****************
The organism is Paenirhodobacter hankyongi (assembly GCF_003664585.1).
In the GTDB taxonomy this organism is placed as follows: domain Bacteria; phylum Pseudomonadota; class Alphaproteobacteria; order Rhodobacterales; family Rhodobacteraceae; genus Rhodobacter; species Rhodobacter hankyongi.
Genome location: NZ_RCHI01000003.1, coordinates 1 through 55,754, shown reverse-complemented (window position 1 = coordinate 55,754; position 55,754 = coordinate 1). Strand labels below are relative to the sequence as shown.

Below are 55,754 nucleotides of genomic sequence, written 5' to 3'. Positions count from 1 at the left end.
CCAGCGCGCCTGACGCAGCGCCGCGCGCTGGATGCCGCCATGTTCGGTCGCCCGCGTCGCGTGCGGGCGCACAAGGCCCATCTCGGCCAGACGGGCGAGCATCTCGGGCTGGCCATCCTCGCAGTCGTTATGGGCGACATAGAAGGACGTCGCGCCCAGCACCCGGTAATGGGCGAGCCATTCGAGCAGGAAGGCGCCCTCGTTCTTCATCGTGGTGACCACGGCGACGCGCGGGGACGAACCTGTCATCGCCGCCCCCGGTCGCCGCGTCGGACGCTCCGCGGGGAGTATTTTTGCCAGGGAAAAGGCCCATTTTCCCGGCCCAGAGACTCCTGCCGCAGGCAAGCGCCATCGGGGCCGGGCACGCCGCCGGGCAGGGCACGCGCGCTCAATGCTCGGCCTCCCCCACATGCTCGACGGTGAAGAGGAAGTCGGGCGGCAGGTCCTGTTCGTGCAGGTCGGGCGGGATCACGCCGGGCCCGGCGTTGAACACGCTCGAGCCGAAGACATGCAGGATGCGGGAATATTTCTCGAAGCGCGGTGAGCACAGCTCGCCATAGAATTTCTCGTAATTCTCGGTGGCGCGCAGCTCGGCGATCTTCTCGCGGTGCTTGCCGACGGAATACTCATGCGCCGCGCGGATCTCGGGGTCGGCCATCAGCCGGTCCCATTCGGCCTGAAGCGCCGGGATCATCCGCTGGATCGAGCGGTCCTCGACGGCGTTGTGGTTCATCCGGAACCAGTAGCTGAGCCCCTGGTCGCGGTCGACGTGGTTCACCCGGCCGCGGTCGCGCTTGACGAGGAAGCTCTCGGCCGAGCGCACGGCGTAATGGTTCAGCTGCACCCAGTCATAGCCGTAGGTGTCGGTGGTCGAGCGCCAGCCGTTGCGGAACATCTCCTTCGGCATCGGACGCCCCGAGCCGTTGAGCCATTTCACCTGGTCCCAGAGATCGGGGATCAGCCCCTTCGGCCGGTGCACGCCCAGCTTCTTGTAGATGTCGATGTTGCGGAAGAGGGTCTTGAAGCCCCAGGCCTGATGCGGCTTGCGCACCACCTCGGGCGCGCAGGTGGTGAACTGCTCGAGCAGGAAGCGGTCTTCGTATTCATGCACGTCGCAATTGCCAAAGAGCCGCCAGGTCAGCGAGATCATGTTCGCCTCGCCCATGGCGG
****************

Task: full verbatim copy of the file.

The organism is Paenirhodobacter hankyongi (assembly GCF_003664585.1).
In the GTDB taxonomy this organism is placed as follows: domain Bacteria; phylum Pseudomonadota; class Alphaproteobacteria; order Rhodobacterales; family Rhodobacteraceae; genus Rhodobacter; species Rhodobacter hankyongi.
Genome location: NZ_RCHI01000003.1, coordinates 1 through 55,754, shown reverse-complemented (window position 1 = coordinate 55,754; position 55,754 = coordinate 1). Strand labels below are relative to the sequence as shown.

Below are 55,754 nucleotides of genomic sequence, written 5' to 3'. Positions count from 1 at the left end.
CCAGCGCGCCTGACGCAGCGCCGCGCGCTGGATGCCGCCATGTTCGGTCGCCCGCGTCGCGTGCGGGCGCACAAGGCCCATCTCGGCCAGACGGGCGAGCATCTCGGGCTGGCCATCCTCGCAGTCGTTATGGGCGACATAGAAGGACGTCGCGCCCAGCACCCGGTAATGGGCGAGCCATTCGAGCAGGAAGGCGCCCTCGTTCTTCATCGTGGTGACCACGGCGACGCGCGGGGACGAACCTGTCATCGCCGCCCCCGGTCGCCGCGTCGGACGCTCCGCGGGGAGTATTTTTGCCAGGGAAAAGGCCCATTTTCCCGGCCCAGAGACTCCTGCCGCAGGCAAGCGCCATCGGGGCCGGGCACGCCGCCGGGCAGGGCACGCGCGCTCAATGCTCGGCCTCCCCCACATGCTCGACGGTGAAGAGGAAGTCGGGCGGCAGGTCCTGTTCGTGCAGGTCGGGCGGGATCACGCCGGGCCCGGCGTTGAACACGCTCGAGCCGAAGACATGCAGGATGCGGGAATATTTCTCGAAGCGCGGTGAGCACAGCTCGCCATAGAATTTCTCGTAATTCTCGGTGGCGCGCAGCTCGGCGATCTTCTCGCGGTGCTTGCCGACGGAATACTCATGCGCCGCGCGGATCTCGGGGTCGGCCATCAGCCGGTCCCATTCGGCCTGAAGCGCCGGGATCATCCGCTGGATCGAGCGGTCCTCGACGGCGTTGTGGTTCATCCGGAACCAGTAGCTGAGCCCCTGGTCGCGGTCGACGTGGTTCACCCGGCCGCGGTCGCGCTTGACGAGGAAGCTCTCGGCCGAGCGCACGGCGTAATGGTTCAGCTGCACCCAGTCATAGCCGTAGGTGTCGGTGGTCGAGCGCCAGCCGTTGCGGAACATCTCCTTCGGCATCGGACGCCCCGAGCCGTTGAGCCATTTCACCTGGTCCCAGAGATCGGGGATCAGCCCCTTCGGCCGGTGCACGCCCAGCTTCTTGTAGATGTCGATGTTGCGGAAGAGGGTCTTGAAGCCCCAGGCCTGATGCGGCTTGCGCACCACCTCGGGCGCGCAGGTGGTGAACTGCTCGAGCAGGAAGCGGTCTTCGTATTCATGCACGTCGCAATTGCCAAAGAGCCGCCAGGTCAGCGAGATCATGTTCGCCTCGCCCATGGCGG